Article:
My son turns six this fall. Lately he has taken to comparing himself to everyone and bragging about how much better he is at EVERYTHING! Not only am I embarrassed by his behavior, I also don’t want him to go through life with such a swelled head.
Developmentally competition begins around the age of 6, so
in that regard your son is right on target. The trick here
is to foster healthy competition that motivates us to do our
best and excel in our personal efforts. Encourage your son
to compete with himself. Graph his efforts and focus on his
bettering HIS record, not someone else's.
1. Name it. “Oh I just played the “better than” game. Explain what it means. “In my head I just compared myself to ____ and decided I am “better than” him.
2. Discuss how it feels to us. “I have to admit that I like it when I feel better than someone else!” Remember that admitting that we do something AND looking at what we gain from it is the first step to changing a behavior.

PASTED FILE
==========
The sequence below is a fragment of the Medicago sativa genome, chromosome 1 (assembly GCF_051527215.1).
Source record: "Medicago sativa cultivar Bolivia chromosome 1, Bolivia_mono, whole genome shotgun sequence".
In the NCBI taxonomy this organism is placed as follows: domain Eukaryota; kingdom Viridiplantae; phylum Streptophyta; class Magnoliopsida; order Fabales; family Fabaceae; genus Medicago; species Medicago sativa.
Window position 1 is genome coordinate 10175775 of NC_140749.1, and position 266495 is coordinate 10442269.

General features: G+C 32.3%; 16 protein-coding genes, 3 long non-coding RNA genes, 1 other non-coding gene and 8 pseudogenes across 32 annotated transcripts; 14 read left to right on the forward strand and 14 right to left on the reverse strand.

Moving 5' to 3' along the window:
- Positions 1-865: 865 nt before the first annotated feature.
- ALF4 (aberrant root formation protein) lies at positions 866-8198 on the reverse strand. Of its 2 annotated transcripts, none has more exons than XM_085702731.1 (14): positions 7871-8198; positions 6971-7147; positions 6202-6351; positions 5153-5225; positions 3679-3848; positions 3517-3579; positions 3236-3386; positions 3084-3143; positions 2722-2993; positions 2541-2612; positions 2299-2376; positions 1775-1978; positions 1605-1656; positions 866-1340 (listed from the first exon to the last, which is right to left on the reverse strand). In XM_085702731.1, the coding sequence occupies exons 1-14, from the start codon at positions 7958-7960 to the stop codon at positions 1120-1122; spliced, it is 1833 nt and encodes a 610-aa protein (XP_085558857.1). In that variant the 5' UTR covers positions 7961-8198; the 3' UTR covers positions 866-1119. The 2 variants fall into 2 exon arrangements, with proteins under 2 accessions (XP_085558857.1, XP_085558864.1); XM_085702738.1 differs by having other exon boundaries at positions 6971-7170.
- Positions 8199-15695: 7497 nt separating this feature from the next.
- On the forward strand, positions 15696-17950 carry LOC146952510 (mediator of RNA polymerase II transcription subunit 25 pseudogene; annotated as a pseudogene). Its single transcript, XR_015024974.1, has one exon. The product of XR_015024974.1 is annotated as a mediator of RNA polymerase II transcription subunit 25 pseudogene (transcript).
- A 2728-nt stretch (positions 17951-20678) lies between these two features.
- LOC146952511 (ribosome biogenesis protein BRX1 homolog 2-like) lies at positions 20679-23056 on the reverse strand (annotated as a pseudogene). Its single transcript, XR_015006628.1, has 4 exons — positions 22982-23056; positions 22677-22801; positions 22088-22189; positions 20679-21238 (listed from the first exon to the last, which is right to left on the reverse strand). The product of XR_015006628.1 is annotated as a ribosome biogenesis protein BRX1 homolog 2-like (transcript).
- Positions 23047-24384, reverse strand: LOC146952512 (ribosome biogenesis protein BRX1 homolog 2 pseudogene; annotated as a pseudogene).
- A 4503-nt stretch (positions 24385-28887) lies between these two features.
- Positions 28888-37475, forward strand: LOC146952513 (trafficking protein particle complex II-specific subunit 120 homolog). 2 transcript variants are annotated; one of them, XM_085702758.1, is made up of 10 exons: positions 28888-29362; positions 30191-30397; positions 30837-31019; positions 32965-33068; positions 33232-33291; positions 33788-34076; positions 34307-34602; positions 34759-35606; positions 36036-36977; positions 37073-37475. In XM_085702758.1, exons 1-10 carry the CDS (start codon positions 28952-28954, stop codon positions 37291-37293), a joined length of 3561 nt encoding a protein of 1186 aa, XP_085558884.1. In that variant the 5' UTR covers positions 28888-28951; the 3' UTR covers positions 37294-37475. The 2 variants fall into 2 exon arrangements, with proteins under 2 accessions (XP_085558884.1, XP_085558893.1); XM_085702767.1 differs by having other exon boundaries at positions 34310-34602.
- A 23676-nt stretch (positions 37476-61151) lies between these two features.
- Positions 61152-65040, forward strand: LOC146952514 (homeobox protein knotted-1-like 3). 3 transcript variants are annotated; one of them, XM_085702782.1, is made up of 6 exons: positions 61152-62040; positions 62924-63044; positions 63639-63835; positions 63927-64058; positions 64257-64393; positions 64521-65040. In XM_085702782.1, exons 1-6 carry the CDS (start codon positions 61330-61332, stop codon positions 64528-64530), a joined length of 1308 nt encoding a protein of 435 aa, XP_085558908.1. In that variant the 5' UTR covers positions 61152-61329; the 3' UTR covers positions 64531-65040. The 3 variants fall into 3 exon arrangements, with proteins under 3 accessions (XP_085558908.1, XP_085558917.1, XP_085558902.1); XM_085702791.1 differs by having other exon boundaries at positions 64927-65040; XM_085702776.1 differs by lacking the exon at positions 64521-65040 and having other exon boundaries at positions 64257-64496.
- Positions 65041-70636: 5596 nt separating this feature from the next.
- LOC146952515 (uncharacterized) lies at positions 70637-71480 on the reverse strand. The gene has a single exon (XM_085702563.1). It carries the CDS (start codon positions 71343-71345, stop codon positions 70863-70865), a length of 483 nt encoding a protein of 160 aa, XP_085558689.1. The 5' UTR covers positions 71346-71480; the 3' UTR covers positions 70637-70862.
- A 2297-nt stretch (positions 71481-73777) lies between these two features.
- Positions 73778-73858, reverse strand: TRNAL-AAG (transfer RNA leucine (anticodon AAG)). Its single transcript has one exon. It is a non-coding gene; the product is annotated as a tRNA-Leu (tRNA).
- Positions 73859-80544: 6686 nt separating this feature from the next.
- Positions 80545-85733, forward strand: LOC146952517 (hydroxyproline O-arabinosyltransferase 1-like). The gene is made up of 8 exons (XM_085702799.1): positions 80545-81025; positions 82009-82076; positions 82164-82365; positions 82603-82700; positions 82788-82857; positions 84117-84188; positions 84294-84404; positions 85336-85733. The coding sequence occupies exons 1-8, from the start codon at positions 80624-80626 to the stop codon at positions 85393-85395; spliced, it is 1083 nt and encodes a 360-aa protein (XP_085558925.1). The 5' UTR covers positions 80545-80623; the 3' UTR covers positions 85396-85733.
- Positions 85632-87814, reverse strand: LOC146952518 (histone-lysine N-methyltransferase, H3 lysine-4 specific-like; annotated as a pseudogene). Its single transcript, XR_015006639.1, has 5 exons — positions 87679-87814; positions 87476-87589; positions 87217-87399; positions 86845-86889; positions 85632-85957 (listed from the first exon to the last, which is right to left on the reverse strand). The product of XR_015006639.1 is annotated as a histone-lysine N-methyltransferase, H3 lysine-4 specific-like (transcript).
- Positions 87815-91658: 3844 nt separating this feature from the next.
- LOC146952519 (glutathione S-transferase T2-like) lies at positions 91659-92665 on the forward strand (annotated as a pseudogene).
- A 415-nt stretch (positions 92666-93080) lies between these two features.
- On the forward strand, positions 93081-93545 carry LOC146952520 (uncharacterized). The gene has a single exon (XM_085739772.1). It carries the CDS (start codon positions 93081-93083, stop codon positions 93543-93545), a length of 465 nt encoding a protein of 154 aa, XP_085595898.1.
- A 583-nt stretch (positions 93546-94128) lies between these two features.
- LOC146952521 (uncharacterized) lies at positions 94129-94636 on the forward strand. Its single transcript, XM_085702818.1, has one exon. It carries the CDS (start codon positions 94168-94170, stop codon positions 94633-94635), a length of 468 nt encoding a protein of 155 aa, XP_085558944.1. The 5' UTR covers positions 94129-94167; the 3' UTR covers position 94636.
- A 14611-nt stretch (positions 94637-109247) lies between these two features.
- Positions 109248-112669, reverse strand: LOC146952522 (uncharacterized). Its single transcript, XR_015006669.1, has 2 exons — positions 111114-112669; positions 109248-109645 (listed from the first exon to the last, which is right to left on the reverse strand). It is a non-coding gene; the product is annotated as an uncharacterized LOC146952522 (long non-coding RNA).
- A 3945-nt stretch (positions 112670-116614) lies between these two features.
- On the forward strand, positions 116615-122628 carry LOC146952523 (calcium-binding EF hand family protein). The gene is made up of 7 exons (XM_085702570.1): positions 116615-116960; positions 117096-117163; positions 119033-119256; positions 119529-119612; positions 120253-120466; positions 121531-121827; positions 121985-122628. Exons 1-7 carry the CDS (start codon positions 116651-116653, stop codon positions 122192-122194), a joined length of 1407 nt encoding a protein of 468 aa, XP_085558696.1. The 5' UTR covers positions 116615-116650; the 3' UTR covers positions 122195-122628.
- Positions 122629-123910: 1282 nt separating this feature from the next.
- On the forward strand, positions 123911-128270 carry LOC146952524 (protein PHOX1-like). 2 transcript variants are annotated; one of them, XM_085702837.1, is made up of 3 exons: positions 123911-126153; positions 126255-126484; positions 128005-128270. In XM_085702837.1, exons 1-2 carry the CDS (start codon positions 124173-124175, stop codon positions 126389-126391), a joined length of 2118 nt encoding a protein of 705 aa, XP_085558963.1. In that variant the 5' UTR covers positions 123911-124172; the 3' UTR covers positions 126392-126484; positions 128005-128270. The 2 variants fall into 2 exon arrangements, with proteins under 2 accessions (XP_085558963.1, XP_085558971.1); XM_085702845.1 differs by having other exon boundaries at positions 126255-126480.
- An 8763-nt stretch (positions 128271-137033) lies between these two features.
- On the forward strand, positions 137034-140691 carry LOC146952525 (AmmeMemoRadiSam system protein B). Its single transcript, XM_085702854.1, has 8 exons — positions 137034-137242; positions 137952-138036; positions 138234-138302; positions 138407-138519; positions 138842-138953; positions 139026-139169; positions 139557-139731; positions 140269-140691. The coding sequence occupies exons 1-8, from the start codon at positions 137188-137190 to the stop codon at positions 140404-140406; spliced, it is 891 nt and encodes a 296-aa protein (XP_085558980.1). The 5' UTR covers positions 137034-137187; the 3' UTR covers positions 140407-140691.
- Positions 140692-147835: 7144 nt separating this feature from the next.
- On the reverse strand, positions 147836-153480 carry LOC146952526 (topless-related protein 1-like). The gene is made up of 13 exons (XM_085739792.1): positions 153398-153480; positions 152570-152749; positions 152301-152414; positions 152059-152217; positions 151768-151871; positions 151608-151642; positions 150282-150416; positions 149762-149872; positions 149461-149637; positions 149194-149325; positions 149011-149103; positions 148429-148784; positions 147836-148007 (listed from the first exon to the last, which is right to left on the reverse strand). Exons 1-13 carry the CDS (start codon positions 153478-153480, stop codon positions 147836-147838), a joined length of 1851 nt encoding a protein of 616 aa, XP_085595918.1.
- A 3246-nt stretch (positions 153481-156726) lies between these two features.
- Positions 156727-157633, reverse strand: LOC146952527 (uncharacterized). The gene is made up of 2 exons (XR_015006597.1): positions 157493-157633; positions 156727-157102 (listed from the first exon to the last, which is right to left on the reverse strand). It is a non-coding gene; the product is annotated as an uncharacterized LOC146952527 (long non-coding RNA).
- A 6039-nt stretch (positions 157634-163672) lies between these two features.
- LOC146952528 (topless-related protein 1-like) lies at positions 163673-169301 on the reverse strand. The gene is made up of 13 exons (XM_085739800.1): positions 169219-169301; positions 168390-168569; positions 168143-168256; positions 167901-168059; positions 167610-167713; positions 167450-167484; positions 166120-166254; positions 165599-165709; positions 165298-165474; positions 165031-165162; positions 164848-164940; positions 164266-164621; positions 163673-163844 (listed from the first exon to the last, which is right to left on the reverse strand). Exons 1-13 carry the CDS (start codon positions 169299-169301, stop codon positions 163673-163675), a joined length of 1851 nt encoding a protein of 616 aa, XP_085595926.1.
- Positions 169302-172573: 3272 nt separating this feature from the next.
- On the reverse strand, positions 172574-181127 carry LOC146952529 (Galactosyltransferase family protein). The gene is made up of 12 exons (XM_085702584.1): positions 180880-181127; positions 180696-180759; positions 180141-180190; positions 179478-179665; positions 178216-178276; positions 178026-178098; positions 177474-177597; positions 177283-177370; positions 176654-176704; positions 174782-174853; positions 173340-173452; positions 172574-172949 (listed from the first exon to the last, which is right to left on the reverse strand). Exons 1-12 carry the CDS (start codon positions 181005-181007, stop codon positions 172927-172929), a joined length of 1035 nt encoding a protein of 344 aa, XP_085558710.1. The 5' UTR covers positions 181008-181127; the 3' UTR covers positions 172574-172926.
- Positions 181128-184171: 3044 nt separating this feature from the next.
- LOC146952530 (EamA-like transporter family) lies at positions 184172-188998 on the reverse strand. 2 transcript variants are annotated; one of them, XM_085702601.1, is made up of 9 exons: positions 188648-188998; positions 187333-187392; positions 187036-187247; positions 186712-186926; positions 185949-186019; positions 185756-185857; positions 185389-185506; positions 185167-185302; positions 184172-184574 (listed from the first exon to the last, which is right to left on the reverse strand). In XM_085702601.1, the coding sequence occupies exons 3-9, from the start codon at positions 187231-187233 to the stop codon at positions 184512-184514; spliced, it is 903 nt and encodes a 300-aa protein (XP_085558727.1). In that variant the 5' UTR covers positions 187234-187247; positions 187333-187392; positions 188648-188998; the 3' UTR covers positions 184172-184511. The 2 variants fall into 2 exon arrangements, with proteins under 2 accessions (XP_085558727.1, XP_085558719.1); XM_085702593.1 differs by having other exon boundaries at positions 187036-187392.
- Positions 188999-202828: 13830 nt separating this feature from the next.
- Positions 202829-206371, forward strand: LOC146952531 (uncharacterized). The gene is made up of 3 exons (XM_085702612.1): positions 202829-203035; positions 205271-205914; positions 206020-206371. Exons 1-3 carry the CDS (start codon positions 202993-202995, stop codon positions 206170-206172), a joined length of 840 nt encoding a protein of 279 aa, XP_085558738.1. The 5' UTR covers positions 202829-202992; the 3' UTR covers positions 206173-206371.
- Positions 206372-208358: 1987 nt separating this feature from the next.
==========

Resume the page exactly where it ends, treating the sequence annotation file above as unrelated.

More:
3. Discuss how it feels to the other person when we make a comment about us being better than them. “Hmm, if I tell ____ that I am better at ___ than them, it is the same as saying “This means you are not as good at _____ as me. It probably hurts ____feelings.” The web gets tangled because most of us can’t separate what we do from who we are so when we are compared and come out “lesser than” we translate this into “It’s not just that I can’t do ___as well as ___. It’s that I AM NOT GOOD AS ____.” That’s where the toxicity comes in. Bottom Line: It’s not just about us. If we are verbalizing our “better thaness” we do so at someone else’s expense. Stop. Your six year old is right in the middle of developing his logical thinking and social awareness. It is time for him to get the bigger picture.
4. Problem solve about how you can look at things differently AND MOST IMPORTANTLY, verbalize things in a way that acknowledges personal success without taking away from other’s efforts. “Wow, I just beat my record by 1 second. Let’s check if you beat your time!”
5. Apologize and make amends for the times you mess up. It’s a given that you will. Modeling grace and dignity under the pressure of making a mistake will serve your son a great deal more than the brief rush of seeming better than someone, or worse, denying that you or he did it.
6. Celebrate the times you and he get it right!